To understand the lessons these writers draw from Suez, it’s necessary to recall the events themselves. The Suez Crisis lasted only about two weeks. But its roots are very deep—in the founding of Israel in 1948, the British occupation of Egypt in 1881, or even the building of the Suez Canal itself, in 1869. The canal, which connects the Mediterranean with the Red Sea, was from the beginning a crucial strategic asset for the British and French empires, because it greatly shortened the journey between Europe and Asia. The company that controlled the canal was jointly owned by the British and French governments, and it remained in their hands until the 1950s.

This remnant of imperialism was a sore point for Gamal Abdel Nasser, who had helped to overthrow the Egyptian monarchy in 1952, and became president of the country soon after. Nasser was a focal point for Arab pride and resistance to colonial rule, as well as for hatred of Israel. The presence of some 80,000 British soldiers in the Suez Canal zone was thus a standing offense to Nasser, not to mention a potential military threat. He scored a great diplomatic triumph by persuading the British to withdraw almost all of their troops. But negotiations dragged on concerning how much control the British would continue to have in Suez, including picayune matters like whether their remaining engineers would wear civilian or military uniforms.

Then, in July 1956, Nasser stunned the world, and delighted the Egyptians, by announcing that he was nationalizing the Suez Canal. He did not threaten to close it—except to Israeli shipping—but the fact that it would now be run by Egyptians, rather than Europeans, was a potential threat to what remained of the British Empire. Anthony Eden, the prime minister of the U.K., was certain that Nasser represented a second Hitler, and even contemplated having him assassinated. France, which was then engaged in a losing war against the Algerian FLN, was equally upset by Nasser’s support of the nationalist rebels. For both dwindling empires, removing Nasser seemed like a way of reasserting their authority and regaining control over a crucial region. And his seizure of the Suez Canal looked like their chance to make it happen.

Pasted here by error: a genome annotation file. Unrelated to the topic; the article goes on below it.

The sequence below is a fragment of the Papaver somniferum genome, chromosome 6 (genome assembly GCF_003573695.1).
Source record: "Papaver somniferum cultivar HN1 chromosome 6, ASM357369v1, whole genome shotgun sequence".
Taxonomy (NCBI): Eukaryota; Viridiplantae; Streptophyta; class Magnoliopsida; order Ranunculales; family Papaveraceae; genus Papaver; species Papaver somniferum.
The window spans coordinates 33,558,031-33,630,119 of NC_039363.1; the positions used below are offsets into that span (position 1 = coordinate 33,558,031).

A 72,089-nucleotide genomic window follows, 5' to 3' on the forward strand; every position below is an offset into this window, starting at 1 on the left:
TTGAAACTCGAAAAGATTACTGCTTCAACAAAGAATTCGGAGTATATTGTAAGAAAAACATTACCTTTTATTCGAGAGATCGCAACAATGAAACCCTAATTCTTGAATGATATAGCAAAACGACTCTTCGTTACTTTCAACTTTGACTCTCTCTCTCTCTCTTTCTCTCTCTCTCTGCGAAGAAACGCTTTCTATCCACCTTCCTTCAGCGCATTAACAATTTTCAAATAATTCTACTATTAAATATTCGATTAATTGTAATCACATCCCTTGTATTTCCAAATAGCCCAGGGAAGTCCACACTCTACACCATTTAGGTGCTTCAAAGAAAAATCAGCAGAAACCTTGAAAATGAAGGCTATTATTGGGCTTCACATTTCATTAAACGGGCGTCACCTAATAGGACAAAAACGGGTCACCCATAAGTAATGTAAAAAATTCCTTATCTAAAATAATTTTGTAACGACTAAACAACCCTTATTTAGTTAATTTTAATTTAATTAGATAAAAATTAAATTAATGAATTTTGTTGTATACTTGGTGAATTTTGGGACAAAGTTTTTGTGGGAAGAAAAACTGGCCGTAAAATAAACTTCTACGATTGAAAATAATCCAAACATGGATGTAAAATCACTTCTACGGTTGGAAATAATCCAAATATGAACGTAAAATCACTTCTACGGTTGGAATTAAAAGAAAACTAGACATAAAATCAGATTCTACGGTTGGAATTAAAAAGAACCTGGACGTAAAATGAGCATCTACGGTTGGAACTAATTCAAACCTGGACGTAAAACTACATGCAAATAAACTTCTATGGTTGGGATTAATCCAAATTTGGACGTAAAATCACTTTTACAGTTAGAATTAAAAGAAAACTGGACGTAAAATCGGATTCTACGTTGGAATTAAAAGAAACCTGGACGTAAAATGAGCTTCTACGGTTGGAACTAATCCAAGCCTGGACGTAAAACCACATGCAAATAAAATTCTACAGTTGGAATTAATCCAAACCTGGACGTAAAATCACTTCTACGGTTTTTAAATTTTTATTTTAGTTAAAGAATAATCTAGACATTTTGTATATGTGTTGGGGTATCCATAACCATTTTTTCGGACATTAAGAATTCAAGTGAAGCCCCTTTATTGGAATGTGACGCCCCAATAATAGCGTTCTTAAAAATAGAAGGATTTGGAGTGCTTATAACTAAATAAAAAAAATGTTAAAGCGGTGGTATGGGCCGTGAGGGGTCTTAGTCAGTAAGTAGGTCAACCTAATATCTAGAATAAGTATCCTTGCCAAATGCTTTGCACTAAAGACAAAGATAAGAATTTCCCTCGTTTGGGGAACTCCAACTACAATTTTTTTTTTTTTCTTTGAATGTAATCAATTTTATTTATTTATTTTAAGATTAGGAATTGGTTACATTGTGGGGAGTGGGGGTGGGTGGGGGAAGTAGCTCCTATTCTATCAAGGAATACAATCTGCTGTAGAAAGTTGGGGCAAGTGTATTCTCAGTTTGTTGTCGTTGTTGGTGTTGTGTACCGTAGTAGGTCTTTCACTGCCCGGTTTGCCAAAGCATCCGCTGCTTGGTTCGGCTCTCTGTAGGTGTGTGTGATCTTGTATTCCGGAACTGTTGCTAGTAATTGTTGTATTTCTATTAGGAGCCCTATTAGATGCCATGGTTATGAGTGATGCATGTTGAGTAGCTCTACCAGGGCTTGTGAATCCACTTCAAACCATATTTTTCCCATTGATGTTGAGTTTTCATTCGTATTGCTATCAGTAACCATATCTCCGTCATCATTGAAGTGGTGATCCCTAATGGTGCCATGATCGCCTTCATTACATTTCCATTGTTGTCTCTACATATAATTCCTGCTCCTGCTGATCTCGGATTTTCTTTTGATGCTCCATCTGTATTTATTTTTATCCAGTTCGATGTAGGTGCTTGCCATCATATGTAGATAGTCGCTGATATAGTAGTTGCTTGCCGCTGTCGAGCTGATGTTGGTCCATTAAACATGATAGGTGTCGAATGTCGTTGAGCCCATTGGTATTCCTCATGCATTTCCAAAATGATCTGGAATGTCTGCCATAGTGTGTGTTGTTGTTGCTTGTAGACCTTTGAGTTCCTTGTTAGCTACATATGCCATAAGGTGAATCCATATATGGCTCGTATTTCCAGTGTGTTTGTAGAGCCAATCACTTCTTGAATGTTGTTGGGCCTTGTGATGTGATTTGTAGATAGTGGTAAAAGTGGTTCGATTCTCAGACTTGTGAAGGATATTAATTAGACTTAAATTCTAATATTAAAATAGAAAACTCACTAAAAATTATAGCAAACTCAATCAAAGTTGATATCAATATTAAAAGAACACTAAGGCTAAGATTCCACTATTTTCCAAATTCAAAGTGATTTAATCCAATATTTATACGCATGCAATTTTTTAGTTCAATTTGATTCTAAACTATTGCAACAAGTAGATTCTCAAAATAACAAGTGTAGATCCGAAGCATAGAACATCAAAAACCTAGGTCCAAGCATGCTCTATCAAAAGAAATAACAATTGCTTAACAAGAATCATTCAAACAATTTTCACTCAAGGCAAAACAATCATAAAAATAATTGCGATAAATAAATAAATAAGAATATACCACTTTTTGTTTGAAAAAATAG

Fifty years earlier, the British and French would simply have invaded the country. But in the 1950s, they were doubly constrained—by the United Nations, whose ban on the unauthorized use of force was still being taken seriously by the Allied powers; and by economics. Britain had been poor since the end of World War II, dependent on the United States for financial support. And the United States, locked in a Cold War with Russia, was eager to appear to the post-colonial world as an ally and liberator rather than an accomplice of its old imperial overlords. Indeed, there was a faction in the Eisenhower administration—particularly in the CIA—that backed Nasser, seeing him as a potential ally against Communism.

The solution Britain and France hit upon was dishonest, dangerous, and ultimately doomed. In a top-secret meeting at Sevres, outside Paris, representatives of both countries agreed to let Israel do their dirty work. The plan, agreed to by David Ben-Gurion and Moshe Dayan, was for Israel to invade the Sinai peninsula and send troops toward the Suez Canal. Britain and France would then declare that, in order to protect the canal, they were sending in their own armies to separate Israeli and Egyptian forces. But they would do this in such a way that Israel would retain almost all of the territory it conquered. In one blow, this scheme would humiliate Nasser, retrieve the canal, and strengthen Israel, which at that time was a close ally of France.